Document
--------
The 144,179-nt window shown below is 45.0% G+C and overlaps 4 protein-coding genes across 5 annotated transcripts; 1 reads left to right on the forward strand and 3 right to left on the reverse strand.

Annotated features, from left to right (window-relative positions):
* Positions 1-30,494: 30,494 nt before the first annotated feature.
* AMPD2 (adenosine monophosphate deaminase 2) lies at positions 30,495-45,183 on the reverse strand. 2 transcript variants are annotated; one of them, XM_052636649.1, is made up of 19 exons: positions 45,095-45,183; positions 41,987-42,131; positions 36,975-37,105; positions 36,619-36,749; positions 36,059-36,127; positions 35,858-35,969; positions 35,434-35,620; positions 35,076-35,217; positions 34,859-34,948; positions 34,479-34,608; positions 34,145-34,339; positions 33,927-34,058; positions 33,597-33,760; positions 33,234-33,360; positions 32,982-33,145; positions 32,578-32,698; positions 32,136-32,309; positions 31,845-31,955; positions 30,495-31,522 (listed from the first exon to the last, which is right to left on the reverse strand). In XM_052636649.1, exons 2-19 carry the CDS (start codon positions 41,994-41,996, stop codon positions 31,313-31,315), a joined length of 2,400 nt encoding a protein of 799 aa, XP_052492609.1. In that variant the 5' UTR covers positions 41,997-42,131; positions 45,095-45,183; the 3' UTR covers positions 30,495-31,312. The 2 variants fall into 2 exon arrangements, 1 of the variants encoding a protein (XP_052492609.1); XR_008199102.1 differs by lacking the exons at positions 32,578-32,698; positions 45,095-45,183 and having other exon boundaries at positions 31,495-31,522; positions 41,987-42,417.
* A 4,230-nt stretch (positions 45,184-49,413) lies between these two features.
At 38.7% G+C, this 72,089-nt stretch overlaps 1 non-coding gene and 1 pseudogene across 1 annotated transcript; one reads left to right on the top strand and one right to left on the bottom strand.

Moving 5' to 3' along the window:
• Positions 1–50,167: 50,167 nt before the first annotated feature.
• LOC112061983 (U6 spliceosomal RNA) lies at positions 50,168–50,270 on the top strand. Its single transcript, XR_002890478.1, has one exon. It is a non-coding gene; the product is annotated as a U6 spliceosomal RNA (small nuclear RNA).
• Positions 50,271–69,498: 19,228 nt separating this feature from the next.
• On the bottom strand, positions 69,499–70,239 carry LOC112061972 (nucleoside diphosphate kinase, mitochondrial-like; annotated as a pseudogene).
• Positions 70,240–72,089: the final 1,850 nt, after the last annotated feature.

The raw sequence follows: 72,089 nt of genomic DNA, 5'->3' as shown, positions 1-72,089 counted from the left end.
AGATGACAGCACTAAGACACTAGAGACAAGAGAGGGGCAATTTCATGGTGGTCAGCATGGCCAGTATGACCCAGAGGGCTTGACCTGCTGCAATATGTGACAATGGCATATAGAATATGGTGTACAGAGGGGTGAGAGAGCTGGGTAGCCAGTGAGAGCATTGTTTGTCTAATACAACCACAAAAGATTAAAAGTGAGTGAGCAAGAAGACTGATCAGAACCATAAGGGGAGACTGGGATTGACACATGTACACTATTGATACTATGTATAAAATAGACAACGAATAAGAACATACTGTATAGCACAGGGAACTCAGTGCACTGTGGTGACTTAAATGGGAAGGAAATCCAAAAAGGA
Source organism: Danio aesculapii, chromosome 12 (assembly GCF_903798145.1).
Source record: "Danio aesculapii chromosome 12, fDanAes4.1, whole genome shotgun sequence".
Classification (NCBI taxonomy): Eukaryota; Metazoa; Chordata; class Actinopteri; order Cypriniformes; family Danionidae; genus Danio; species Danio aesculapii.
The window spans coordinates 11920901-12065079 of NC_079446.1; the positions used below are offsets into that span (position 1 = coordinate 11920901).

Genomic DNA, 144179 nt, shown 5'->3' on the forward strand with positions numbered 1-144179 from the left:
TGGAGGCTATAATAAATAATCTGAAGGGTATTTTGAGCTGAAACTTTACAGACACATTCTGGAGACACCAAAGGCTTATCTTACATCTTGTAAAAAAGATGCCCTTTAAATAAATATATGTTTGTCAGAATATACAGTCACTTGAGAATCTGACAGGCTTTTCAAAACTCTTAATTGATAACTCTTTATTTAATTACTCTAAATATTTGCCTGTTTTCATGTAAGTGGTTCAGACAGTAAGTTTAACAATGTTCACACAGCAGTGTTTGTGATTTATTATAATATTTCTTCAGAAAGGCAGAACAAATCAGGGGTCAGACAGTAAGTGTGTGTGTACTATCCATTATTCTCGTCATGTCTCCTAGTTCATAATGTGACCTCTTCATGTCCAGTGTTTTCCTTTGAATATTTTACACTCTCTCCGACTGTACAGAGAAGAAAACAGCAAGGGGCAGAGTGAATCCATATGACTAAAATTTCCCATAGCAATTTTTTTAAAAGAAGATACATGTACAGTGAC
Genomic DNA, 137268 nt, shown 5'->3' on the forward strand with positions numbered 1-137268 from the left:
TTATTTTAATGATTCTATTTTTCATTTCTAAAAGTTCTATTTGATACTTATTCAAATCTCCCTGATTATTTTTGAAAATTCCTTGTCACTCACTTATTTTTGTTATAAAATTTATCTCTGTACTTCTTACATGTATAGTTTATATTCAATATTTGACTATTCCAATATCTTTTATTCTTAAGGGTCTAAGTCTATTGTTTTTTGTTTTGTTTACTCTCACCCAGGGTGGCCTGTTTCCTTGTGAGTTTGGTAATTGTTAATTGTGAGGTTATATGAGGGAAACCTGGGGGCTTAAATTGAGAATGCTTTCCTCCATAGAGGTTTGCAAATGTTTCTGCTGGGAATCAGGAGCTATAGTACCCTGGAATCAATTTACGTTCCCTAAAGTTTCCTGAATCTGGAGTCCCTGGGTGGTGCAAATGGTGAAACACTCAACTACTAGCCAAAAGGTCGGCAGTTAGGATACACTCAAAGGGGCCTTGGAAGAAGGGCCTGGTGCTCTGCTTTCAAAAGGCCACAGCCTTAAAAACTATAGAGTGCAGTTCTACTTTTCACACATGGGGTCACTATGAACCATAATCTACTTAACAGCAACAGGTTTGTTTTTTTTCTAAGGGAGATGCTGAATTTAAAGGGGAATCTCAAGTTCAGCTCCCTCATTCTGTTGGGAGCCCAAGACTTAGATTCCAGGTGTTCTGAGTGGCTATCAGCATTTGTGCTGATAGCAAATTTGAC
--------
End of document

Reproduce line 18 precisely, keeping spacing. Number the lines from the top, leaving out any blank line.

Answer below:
The window spans coordinates 11920901-12065079 of NC_079446.1; the positions used below are offsets into that span (position 1 = coordinate 11920901).